My Tour of Faith in NYC
By Marivir R. Montebon
New York City – The Big Apple is truly a world stage for everyone and everything, including religion. When in Chinatown, try and visit the Mahayana Buddhist Temple which is home to the largest Buddha statue in the US.
On a perfectly fine Saturday morning of May 6, my MA class at the UTS together with our teacher, Prof. Ronald Brown visited the Mahayana Buddhist Temple on 133 Canal Street and the smaller original one on historic Mott Street.
The Mahayana Buddhist Temple used to be an old movie house, the Rosemary Theater which featured adult films. It went into a stunning transformation, from being worldly to spiritual when it was bought and converted into a house of worship by Mrs. Annie Ying, a prominent Chinese businesswoman in New York. Her husband, James Ying, bought the property for her as a gift in 1996.
The temple is an eye-catching structure on the foot of the Manhattan Bridge with its red Chinese inscriptions and faux pagoda with gilded lions. It gives Chinatown the character signature of a Chinese temple, where business and faith meets.
A House of Worship for Chinese Immigrants
The first location of the Mahayana Buddhist Temple, officially called the Eastern States Buddhist Temple of America, Inc. is on 64 Mott Street that opened in 1962. It is still operational and has become a historic landmark in Chinatown.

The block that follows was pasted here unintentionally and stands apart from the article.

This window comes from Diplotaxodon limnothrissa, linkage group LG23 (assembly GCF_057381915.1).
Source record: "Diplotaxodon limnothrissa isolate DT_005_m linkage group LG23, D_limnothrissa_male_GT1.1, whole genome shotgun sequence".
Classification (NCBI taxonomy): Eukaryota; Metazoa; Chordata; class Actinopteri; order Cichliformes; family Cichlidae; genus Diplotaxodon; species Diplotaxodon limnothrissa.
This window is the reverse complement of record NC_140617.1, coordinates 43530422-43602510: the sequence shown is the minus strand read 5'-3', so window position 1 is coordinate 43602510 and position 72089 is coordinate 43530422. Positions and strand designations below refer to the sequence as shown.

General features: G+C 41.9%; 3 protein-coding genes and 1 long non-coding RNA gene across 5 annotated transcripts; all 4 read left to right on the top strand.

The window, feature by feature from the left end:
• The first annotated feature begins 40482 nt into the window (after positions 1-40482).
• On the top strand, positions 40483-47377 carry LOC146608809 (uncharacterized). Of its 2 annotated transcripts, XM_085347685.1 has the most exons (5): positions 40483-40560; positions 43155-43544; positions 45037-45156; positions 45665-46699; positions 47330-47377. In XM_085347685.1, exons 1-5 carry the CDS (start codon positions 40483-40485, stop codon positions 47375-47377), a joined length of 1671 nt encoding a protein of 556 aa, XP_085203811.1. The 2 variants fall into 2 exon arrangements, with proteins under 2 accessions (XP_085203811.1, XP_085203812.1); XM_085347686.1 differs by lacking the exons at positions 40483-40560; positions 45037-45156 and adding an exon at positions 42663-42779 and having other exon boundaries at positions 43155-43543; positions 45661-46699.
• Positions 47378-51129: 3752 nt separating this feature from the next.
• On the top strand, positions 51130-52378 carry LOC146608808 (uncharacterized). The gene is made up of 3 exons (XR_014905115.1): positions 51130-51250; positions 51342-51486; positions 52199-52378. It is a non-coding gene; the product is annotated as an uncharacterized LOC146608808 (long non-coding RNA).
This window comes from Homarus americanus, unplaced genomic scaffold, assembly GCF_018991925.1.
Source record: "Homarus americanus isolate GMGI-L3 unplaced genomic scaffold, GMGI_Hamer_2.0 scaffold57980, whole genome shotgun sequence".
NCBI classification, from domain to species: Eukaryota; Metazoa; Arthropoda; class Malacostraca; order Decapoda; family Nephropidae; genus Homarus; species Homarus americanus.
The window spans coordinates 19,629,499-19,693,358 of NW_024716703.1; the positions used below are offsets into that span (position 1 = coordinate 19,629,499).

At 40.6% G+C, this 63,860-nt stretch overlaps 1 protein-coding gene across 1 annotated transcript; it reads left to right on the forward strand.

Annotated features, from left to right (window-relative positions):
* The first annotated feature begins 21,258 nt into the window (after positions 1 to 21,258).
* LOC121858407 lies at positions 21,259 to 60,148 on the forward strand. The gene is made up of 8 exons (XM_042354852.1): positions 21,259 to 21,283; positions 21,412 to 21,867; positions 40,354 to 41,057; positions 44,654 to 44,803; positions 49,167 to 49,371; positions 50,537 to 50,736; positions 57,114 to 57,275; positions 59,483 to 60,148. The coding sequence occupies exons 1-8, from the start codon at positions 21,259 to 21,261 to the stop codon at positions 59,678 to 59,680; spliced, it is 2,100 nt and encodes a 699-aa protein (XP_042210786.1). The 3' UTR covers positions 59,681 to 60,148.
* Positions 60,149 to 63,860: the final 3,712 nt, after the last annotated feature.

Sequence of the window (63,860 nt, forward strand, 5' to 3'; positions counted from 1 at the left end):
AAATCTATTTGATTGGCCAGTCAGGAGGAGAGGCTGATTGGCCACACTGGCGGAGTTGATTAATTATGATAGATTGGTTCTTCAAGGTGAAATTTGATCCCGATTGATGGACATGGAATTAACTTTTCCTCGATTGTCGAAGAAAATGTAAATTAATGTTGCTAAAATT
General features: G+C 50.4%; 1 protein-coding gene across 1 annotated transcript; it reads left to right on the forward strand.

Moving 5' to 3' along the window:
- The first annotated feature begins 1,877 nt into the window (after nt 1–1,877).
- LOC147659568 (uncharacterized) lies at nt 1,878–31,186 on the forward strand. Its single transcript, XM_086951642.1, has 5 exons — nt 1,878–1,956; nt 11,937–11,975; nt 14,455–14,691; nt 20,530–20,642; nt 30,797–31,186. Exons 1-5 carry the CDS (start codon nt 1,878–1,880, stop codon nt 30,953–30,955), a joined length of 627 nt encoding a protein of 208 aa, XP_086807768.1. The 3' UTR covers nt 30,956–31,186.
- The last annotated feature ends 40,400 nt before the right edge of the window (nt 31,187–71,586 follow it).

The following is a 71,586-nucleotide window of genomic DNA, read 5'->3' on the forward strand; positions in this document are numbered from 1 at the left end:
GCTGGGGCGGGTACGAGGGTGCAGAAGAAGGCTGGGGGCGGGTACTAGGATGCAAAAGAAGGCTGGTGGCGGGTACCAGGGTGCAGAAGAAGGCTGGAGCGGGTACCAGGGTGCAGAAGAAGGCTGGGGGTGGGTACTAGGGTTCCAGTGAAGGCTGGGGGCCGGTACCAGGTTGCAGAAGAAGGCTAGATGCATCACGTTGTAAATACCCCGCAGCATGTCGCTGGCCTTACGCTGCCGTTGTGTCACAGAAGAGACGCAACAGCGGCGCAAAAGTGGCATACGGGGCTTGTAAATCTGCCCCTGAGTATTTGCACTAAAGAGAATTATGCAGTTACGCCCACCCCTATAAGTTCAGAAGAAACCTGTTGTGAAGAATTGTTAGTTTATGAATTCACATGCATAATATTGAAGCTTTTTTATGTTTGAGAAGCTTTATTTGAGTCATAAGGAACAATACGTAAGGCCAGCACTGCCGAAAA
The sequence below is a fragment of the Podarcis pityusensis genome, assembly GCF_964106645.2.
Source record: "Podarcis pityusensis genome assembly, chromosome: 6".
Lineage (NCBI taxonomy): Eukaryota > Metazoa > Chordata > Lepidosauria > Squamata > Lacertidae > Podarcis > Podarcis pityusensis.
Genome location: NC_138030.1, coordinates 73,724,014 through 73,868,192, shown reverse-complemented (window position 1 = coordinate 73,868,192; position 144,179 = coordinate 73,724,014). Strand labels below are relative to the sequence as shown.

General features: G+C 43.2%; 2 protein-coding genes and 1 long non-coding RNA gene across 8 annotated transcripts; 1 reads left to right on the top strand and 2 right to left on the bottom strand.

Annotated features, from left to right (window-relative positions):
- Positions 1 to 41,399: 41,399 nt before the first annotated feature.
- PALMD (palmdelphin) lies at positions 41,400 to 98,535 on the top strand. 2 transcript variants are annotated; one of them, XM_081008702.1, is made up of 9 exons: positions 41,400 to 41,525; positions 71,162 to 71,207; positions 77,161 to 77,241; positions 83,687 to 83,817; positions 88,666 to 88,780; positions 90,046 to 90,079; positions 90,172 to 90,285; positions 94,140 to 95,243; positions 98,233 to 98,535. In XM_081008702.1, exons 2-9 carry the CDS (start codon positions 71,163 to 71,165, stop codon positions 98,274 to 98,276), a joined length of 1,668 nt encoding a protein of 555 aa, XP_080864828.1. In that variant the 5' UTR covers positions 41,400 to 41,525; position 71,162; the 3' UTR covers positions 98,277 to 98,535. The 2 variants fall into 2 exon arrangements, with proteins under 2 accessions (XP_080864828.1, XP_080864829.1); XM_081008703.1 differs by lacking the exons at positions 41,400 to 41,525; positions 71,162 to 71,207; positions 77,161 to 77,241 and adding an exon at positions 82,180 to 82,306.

Prior to the opening of this temple, Mr. and Mrs. Ying would conduct Buddhist services and prayers in a tiny space at the back of Mr. Ying’s store on 1544 Broadway.
Mrs. Ying chose 64 Mott Street for the Mahayana Temple because of its convenience and the great need to open a social club of aging Chinese men and women who wandered the whole day in Chinatown and drank coffee and chatted the day away.
Mrs. Ying found out that these Chinese people were laborers in China and thought of working temporarily in the US, save some money, and then would go back home to be with their families. But the communist revolution had cut communication ties with many of their family members. Hence, most Chinese elderly immigrants found it hard to return to China due to lost contact with families. They also needed to escape persecution.
They spend their days sitting and chatting, on the sidewalks of the Chinatown, drinking coffee, Mrs. Ying observed.
Upon realizing this, she opened a ‘social club’ for the elderly Chinese workers as well as temple. It became an instant hit in Chinatown. The old Chinese Buddhists finally had a sanctuary where they could socialize, drink coffee, and practice their faith.
Walking Into an Ancient Oriental Faith
A huge urn for burning incense is at the center of the front lobby and a statue of a Buddha is encased in a vestibule. The smell of incense reminds me that oriental culture has seeped into one’s lungs in New York.
For a dollar donation, one could pick up a rolled and rubber banded piece of paper which contains one’s fortune in a huge receptacle. I laughed at this signage reminding me on how truly business-minded the Chinese are.
Further into the building, I saw the largest Buddha in the city, a 16-foot high, 10-foot wide gold statue made of clay. The Buddha rests on a lotus flower and has a blue halo around its head. On the two sides of the wall, prints and paintings depict the major life events of Sidharta Gautama Buddha.
In front of the biggest Buddha is a well-lit square receptacle of a smaller Buddha standing amidst red lotuses in a pond. The receptacle has flowing water and its backdrop is a huge portrait of a Buddhist temple. Lotuses, flowing water, and incense are traditional Hindu and Buddhist symbols.
A huge rectangular table is on the middle of the temple where people can sit and celebrate Buddhist festivities.